Mental Health Awareness week

Mental Health Awareness Week 8th-14th May 2017


What is it? 

A calendar week dedicated to raising awareness of mental illness, health and wellbeing in society.

What does it mean to me? 

Today there is greater encouragement to break the stigma that surround mental health issues. There is more focus in today’s society on encouraging a different opinion towards mental health, as well as the promotion of better mental health, understanding and resilience. People are being encouraged to reach out and talk about their problems more than ever.


time to change


As a student at university the stress and anxiety of sitting exams and approaching deadlines can begin to have a detrimental effect on mental health and seem very overwhelming to some.


There are a number of ways to reduce the risks of mental ill-health during these demanding times. It is vital that you reach out to family and friends or anybody who plays a supportive role in your life.



Top tips on looking after yourself


  1. Talk about your feelings. It does not show weakness to say “ I am not coping well” just having another person there that can listen to you as you offload can be a real help if you are troubled.


  1. Exercise regularly. When you exercise, your body releases chemicals called endorphins. These endorphins interact with the receptors in your brain that reduce your perception of pain. Endorphins also trigger a positive feeling in the body, similar to that of morphine.


  1. Eat a healthy diet. What you eat has an effect on your mental health, as with any other organ in the human body your brain needs to be able to function well and stay healthy.


  1. Reduce your alcohol intake. When feeling low or stressed it is very easy to reach for the bottle, however, this is only a short term solution. Withdrawal from alcohol will affect the way you think and feel mentally and psychically. Men and women are advised not to regularly drink more than 14 units a week, and that this is spread across the week as opposed to a short period of time.


  1. Ask for help. Everybody finds life difficult sometimes and it is essential that you approach a family member or friend who is able to offer a shoulder to cry on or assist with practical help rather than trying to cope alone.


 Struggling with exam stress?

There are a number of online resources available if you feel you are struggling to cope with exams/ deadlines or any other aspects of mental health.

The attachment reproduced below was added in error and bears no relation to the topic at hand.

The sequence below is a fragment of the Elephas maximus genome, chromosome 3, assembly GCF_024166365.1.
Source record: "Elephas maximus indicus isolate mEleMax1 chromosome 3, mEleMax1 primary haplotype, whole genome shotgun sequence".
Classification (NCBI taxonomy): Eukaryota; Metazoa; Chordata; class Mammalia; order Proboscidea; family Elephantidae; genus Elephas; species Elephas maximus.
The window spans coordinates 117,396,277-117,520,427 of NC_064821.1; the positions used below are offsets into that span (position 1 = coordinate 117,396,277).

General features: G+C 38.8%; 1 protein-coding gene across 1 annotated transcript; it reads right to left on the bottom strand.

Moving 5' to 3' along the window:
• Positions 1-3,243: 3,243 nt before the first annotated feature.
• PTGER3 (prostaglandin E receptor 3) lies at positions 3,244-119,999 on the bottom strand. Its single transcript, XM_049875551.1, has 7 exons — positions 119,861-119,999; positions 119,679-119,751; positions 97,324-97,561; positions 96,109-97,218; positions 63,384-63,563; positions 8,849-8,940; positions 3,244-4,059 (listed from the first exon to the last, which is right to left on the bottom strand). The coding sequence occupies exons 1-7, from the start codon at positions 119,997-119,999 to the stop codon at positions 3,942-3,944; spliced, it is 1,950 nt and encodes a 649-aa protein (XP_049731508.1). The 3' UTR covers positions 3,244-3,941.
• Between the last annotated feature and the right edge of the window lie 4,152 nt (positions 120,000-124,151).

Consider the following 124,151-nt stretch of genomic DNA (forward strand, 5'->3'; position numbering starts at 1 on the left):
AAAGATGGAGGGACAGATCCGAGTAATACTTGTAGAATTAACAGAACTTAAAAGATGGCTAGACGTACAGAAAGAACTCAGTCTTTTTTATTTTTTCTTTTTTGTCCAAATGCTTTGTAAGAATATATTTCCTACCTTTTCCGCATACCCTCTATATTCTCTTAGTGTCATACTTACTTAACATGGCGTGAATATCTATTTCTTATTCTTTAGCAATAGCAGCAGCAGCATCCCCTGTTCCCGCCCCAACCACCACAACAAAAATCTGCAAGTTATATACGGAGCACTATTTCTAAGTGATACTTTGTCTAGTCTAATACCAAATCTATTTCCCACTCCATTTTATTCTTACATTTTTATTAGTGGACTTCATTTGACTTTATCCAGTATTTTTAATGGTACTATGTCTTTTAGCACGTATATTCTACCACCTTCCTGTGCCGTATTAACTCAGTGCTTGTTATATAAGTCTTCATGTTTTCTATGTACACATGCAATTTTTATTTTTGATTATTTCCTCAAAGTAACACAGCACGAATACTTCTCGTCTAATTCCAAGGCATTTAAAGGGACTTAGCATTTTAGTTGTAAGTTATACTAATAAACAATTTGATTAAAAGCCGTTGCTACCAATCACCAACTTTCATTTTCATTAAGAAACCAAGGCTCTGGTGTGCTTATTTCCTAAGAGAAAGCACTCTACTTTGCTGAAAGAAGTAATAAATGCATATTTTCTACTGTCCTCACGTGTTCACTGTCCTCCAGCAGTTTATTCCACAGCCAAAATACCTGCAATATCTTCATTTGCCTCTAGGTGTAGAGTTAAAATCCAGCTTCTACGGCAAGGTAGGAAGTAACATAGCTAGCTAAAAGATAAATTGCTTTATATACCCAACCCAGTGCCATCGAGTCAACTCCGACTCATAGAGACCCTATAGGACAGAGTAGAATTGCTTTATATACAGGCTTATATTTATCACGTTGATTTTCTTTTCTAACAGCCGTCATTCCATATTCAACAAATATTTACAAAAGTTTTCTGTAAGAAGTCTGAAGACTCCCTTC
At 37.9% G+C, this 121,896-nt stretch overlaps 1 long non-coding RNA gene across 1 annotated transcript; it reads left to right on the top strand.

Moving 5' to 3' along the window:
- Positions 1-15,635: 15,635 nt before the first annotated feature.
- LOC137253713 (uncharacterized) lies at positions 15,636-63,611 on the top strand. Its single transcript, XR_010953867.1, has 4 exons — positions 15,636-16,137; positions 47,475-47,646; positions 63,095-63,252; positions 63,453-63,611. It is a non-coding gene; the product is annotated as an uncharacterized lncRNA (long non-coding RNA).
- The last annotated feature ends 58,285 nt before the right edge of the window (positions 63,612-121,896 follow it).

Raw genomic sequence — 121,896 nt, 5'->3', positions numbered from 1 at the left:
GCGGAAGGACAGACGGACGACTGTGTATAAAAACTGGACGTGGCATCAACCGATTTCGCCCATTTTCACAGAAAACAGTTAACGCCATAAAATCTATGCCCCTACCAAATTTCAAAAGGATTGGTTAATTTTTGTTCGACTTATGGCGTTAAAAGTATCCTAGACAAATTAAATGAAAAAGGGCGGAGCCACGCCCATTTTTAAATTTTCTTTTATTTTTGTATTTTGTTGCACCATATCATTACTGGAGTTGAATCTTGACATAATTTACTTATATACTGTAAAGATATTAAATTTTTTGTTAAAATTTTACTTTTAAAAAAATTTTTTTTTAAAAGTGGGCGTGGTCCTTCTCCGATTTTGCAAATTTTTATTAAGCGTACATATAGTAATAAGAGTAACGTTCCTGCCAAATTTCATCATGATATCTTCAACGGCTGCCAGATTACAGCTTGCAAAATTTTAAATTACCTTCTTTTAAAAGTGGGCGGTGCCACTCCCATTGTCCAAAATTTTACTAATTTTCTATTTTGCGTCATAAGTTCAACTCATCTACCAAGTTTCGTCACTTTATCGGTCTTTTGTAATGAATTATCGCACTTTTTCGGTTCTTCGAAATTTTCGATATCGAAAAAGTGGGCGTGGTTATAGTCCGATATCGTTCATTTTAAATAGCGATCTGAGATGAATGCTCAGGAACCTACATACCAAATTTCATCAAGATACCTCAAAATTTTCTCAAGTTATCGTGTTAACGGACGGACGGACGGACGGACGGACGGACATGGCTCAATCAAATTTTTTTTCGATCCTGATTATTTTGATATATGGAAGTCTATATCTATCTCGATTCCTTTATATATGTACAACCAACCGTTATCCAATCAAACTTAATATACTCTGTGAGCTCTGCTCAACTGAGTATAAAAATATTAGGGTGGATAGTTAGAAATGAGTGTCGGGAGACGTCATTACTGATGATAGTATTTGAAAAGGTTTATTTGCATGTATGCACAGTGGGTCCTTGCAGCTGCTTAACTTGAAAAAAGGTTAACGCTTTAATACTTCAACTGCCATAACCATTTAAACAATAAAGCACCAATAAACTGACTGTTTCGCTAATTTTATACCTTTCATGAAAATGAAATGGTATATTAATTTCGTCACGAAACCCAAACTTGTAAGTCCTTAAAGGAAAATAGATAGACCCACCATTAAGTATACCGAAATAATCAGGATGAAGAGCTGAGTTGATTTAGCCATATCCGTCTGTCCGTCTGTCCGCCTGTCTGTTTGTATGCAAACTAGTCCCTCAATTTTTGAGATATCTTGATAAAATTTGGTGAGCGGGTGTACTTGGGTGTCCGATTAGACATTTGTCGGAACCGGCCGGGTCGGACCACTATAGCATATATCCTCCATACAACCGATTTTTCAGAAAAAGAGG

You may find these links helpful:

NHS Choices


BBC Advice – Exam stress


What’s available in the library? 

We also have a variety of self help and mental health awareness books and Ebooks available in our library catalogue.



study skills handbook

The study Skills Handbook. An essential handbook every student needs to survive university.

Mainstock- 371.30281 MCM




Exercise for Mood and Anxiety. Proven strategies for overcoming depression and enhancing well being. Management of low mood & stress, step by step guide how to start & maintain an exercise program geared towards improving mood.

Ebook- Electronic access from the library website.




The Food and Mood  Handbook. Find relief at last from depression, anxiety, PMS, cravings and mood swings.

Mainstock- 615.854 GEA




Overcoming anxiety, stress and panic. A five areas approach.

Mainstock- 616.852206 WIL




Leeds Trinity Counselling Service

Living With A Dementia Patient

Leeds Trinity University counselling service provides the opportunity to talk in confidence about any issues causing concern. Your views and opinions will be respected and you will not be judged.


Once you’re here, it’s easy to request an appointment for short-term counselling. Sessions are available through the week during term-time and there is some provision throughout holidays.


You can make an enquiry with our full-time Counsellor, Sue Jack, on +44 (0) 113 283 7192, or by coming along to one of the scheduled daily drop-in sessions.


#mentalhealthawarenessweek Library Giveaway



As it’s #mentalhealthawarenessweek, we are giving away a copy of this fabulous zine, called ‘Do What You Want’, edited by Ruby Tandoh & Leah Pritchard. It’s beautifully illustrated & wonderfully insightful, and reminds us that mental well-being is for everyone!

How to enter




… and don’t worry if you don’t win, we also have a copy of this available in the library at: Mainstock – 362.2 PRI


***competition ends 4pm Friday 12th May 2017



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